All I can say is keep trying.

Edit: (Fixed typos)

Please use tags for tabs....
Last edited by Camdon at Feb 21, 2009,
#30
Quote by Sleaze Disease
Who says?
My thumb is always up over the top, unless I'm doing something with a big stretch.
I have long-ass fingers and use my thumb all the time.
Not to mention, I like to be able to bend and vibrato without having to move my thumb up and then back down to the back of the neck, and I do barre chords with it as opposed to the normal way of doing them with my thumb on the back.

People who care about technique do, and this thread is about a technique
#31
Quote by Orbit91
People who care about technique do, and this thread is about a technique

When did I say that I didn't care about technique?
Thumb over the top is by far the most comfortable way for me, as well as tons of other players.
Just sayin'.
Quote by SteveHouse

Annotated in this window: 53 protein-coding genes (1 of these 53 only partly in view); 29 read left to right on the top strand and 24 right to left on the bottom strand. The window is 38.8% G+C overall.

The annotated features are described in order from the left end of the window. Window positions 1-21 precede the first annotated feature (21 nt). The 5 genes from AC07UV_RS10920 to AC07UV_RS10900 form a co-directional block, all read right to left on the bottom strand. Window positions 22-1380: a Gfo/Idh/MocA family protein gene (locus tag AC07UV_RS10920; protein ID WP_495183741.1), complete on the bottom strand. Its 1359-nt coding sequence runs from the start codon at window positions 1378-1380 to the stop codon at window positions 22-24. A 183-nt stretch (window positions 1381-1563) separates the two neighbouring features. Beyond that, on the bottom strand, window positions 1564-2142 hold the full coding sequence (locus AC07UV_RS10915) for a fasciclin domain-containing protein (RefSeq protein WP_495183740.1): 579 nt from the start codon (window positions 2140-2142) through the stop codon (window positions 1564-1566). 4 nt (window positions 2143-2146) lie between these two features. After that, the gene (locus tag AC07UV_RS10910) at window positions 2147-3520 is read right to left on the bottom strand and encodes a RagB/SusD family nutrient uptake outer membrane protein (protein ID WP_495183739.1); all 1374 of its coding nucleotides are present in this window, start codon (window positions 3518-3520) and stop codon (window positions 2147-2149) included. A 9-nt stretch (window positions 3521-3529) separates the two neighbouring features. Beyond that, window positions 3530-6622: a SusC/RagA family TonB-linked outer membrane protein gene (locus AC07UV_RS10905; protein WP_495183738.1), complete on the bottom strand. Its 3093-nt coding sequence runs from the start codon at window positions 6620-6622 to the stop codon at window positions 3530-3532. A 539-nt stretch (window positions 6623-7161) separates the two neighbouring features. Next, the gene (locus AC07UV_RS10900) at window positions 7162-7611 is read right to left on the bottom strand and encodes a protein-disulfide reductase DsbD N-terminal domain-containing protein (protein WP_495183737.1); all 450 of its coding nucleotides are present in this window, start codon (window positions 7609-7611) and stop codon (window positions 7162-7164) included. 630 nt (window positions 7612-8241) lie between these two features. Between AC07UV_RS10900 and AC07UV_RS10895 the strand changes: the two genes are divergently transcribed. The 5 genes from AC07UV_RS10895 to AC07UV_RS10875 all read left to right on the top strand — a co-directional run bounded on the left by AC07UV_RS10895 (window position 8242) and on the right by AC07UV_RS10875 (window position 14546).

This thread is officially about sucking Sleaze off for a sig.


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Hey Sleaze I'll give you a blowjob if you sig me. Maybe even some nudey photos?


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Sleaze, that made me lulz in my pants.


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hahaha Sleaze i'd give you my mom for that one.
#32
My idea, and from what I hear, it leaves your other fingers more available to do what they need to do.
also, would you turn down an extra finger?
that's the way i see it...
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#33
Well, as many have said already, it's not proper technique. However...Eric Clapton used this 'technique', and I've found that 'Tears in Heaven' is hard to play without doing this.

I don't normally do it, but there are some exceptions.

EDIT:
Quote by tona_107
My idea, and from what I hear, it leaves your other fingers more available to do what they need to do.
also, would you turn down an extra finger?
that's the way i see it...